I encountered Plainsong years ago, right after college. I picked it up at the Harvard Bookstore, I think, or maybe it was gifted to me by a Cambridge friend. A housewarming gift, perhaps.
What I remember about that book are plain stories about plain people. Kent Haruf painted the Colorado landscape in a way that made me simultaneously hate and love it. There were no mountains in this Colorado, only scrubbed-out hills and windy expanses of nothingness, cold winter mornings and no central heating. Haruf’s characters see their breath in clouds. They are teachers, farmers, shopkeepers. Two characters are little boys, brothers, who witness teenagers having sex. An old woman teaches those two boys to make cookies. A pregnant teenager, shunned by her classmates, is taken in by a pair of old men, brothers too.
In Haruf’s writing, I saw new possibilities for my own. He wrote about things slowly, with care, giving each of his character’s lives the kind attention it deserves. Any of them, you think as you read, might be any of us.
And so Plainsong is just what the title implies: a plain song, a song for all of our lives, a song that takes the grief and joy of being human and makes it holy.
When I saw Our Souls at Night on the library shelves, I didn’t yet know Haruf had died. It happened six months ago; he was seventy-one. Young. I read the first fifty pages of Our Souls at Night, and had thought to myself, Okay. I reminded myself I shouldn’t have expected Plaingsong, Haruf’s masterpiece. I still have a hard time finding a book I love as much, by Haruf or anyone else.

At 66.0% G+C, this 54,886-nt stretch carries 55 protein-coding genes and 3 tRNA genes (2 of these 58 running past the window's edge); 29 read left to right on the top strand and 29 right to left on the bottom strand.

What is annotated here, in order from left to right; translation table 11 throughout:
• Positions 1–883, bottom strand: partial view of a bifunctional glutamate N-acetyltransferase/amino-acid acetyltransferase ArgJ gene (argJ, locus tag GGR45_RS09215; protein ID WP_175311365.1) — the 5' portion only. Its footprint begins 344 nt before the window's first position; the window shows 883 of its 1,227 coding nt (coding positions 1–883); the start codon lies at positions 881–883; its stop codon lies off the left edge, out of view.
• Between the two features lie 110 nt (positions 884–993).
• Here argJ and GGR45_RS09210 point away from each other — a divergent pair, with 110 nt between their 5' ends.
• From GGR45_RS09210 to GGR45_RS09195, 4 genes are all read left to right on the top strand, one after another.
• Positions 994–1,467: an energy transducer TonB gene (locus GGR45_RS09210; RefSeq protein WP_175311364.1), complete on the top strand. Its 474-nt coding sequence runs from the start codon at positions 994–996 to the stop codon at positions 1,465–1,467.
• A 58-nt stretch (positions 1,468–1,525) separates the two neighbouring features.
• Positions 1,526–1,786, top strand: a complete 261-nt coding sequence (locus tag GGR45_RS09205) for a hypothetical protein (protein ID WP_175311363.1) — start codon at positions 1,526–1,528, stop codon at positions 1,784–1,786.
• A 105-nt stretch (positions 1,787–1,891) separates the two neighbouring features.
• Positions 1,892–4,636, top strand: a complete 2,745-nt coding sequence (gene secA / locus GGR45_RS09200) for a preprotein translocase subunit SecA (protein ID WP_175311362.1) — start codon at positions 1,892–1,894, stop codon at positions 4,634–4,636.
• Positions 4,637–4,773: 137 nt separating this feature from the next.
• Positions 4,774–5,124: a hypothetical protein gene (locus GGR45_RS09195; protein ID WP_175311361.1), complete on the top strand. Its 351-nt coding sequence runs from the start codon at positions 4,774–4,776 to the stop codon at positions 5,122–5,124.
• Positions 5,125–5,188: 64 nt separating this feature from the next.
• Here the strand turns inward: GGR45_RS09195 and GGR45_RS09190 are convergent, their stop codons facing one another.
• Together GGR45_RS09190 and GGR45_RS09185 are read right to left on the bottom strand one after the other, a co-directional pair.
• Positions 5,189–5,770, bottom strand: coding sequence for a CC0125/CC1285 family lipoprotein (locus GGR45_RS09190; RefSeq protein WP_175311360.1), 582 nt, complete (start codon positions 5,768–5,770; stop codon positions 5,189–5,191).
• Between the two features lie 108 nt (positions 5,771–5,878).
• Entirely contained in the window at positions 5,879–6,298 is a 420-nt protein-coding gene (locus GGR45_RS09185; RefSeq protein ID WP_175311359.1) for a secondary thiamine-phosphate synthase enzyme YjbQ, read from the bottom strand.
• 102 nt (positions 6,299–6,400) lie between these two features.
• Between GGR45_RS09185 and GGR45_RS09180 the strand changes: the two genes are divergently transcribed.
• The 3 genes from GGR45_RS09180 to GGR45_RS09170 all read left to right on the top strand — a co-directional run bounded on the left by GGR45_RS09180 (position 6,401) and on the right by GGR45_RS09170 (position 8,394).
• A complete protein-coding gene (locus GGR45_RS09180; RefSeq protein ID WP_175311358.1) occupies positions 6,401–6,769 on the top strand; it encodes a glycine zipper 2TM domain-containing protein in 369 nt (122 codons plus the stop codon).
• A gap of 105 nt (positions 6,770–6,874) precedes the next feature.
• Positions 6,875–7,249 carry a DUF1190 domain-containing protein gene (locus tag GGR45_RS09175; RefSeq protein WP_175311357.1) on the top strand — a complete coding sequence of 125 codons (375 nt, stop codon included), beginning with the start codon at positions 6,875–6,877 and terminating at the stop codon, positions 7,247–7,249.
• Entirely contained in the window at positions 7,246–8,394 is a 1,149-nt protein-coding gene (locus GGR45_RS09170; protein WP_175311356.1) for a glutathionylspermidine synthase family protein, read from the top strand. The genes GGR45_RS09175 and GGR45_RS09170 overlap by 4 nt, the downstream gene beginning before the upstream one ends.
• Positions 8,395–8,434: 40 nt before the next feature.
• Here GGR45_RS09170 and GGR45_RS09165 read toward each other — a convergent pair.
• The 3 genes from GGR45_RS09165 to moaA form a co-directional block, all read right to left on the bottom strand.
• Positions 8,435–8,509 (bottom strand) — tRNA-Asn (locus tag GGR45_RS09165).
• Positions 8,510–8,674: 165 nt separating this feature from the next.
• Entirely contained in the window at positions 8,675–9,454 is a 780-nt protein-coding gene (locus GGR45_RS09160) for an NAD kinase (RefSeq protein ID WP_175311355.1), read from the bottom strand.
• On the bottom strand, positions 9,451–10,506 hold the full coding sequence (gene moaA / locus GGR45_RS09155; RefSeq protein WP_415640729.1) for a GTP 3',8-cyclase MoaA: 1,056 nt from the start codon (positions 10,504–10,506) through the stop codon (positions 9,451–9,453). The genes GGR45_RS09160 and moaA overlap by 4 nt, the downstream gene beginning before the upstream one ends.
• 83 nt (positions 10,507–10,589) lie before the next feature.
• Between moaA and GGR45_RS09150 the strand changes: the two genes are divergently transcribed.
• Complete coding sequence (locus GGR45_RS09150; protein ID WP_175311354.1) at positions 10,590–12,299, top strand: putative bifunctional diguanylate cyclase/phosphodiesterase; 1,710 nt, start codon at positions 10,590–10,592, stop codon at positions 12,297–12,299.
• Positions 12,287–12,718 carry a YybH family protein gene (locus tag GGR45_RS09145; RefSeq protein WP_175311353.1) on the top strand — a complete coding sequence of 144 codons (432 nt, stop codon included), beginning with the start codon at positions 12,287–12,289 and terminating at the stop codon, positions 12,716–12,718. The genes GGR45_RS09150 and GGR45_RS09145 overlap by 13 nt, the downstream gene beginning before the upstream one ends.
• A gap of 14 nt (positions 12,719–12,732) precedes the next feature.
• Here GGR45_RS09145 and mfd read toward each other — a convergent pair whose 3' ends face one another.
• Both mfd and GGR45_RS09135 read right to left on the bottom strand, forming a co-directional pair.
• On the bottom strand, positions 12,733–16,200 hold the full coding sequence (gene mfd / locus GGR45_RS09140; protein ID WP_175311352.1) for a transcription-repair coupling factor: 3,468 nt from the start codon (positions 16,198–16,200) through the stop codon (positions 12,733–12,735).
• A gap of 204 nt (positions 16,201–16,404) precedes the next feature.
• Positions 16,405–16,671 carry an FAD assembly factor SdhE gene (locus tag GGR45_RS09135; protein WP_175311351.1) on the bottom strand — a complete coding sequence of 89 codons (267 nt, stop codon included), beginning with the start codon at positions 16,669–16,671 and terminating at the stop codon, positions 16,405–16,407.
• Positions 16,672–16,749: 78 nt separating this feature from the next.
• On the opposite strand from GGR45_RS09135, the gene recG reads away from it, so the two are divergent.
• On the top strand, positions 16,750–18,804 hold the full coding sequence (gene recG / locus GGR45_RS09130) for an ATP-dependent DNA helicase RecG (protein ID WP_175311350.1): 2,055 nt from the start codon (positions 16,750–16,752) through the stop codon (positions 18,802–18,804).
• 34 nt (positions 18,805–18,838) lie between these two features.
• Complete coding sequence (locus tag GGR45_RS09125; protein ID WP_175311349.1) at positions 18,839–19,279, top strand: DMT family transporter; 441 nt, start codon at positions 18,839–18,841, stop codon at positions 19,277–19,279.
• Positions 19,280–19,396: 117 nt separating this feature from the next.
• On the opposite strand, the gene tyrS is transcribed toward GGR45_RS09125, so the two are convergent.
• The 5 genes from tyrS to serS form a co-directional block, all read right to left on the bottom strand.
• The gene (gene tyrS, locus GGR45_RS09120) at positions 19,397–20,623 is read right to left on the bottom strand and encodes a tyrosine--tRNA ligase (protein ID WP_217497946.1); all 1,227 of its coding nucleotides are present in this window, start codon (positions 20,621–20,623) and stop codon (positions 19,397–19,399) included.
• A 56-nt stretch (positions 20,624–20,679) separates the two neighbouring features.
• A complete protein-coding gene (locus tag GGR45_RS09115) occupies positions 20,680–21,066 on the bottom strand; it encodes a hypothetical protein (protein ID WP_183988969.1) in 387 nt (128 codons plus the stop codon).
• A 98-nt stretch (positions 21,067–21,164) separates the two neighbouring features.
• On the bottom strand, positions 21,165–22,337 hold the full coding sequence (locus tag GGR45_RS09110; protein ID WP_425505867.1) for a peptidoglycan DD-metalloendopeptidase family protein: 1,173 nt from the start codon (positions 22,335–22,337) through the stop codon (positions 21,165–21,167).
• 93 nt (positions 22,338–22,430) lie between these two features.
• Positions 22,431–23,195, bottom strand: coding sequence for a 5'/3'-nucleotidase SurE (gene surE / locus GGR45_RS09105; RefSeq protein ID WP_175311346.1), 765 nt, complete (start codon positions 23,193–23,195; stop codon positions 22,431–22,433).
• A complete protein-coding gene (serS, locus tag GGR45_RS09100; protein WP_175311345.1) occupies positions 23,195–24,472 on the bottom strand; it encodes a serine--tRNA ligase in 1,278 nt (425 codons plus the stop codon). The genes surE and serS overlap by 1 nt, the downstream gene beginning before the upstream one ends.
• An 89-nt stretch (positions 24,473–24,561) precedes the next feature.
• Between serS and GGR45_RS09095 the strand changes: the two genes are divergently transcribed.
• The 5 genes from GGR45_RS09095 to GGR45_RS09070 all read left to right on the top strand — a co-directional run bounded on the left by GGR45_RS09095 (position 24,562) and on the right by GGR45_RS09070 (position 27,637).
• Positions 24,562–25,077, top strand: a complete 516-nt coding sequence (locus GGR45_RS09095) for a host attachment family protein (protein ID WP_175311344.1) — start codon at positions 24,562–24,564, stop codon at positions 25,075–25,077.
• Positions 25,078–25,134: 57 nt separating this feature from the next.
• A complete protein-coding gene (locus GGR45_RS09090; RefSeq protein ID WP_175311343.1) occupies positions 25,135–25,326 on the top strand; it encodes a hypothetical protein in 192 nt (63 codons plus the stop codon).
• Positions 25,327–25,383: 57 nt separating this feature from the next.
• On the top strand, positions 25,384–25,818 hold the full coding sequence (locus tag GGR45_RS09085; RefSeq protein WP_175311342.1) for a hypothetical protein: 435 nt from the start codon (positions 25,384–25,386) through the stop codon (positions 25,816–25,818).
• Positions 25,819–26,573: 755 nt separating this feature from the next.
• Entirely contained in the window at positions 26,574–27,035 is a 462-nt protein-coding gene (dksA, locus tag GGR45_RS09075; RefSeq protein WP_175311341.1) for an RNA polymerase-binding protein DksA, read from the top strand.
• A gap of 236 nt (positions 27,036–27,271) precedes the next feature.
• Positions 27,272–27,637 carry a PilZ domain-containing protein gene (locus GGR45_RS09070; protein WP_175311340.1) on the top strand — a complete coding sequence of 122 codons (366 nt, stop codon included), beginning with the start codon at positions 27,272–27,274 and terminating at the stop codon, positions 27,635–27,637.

And then I flipped to the back cover and first looked at the picture: a slightly-wizened man, a working man, stared back. He resembles, I remember thinking, my Aunt Jane. His eyes were crinkly. I read the biography and in the last line I learned that he had died.
For a while I sat in the bed, Our Souls at Night in my hands. I hadn’t known it to be Haruf’s dying book. Outside, the crickets sang a dozen different strains of cricket. I thought of Plainsong, the gift of it, and the relief. Those ordinary, devastated, triumphant lives.
After a few minutes I returned to Our Souls. I read the story anew, the story of an old woman who invites an old man to come and spend the night with her. She is lonely, and she wants someone to sleep with. Not sleep with, but sleep with. A warm body is what she wants.
He agrees. He packs his things in a paper bag—toothbrush, pajamas—and goes to her house. They don’t sleep together, they sleep together, and a companionship forms. A love. It’s not about desire; it’s about companionship. It’s about knowing the end is coming, and wanting someone to be there in the months that come before. A young boy comes into the picture, and it’s like a child for the two of them, and they are good parents. They are natural parents, and they love the natural world, and they teach the little boy this.
In the end, Haruf devastates me another time. The man and the woman must part. The ending is a little hasty, and even enthralled I can see the mark, now, of a dying man. The scenes come together suddenly, the bad news broken hastily, the villain suspiciously familiar.
It doesn’t matter, really. Haruf’s final message is there: his characters must agree to die alone, and the book ends in remorse. The story is a good-bye, to life and to writing.
Let us read Kent Haruf, and let us not forget the lessons he taught, for he has given us the gift of writing plainly. He took ordinary lives and made them extraordinary, and in those lives we also read our own.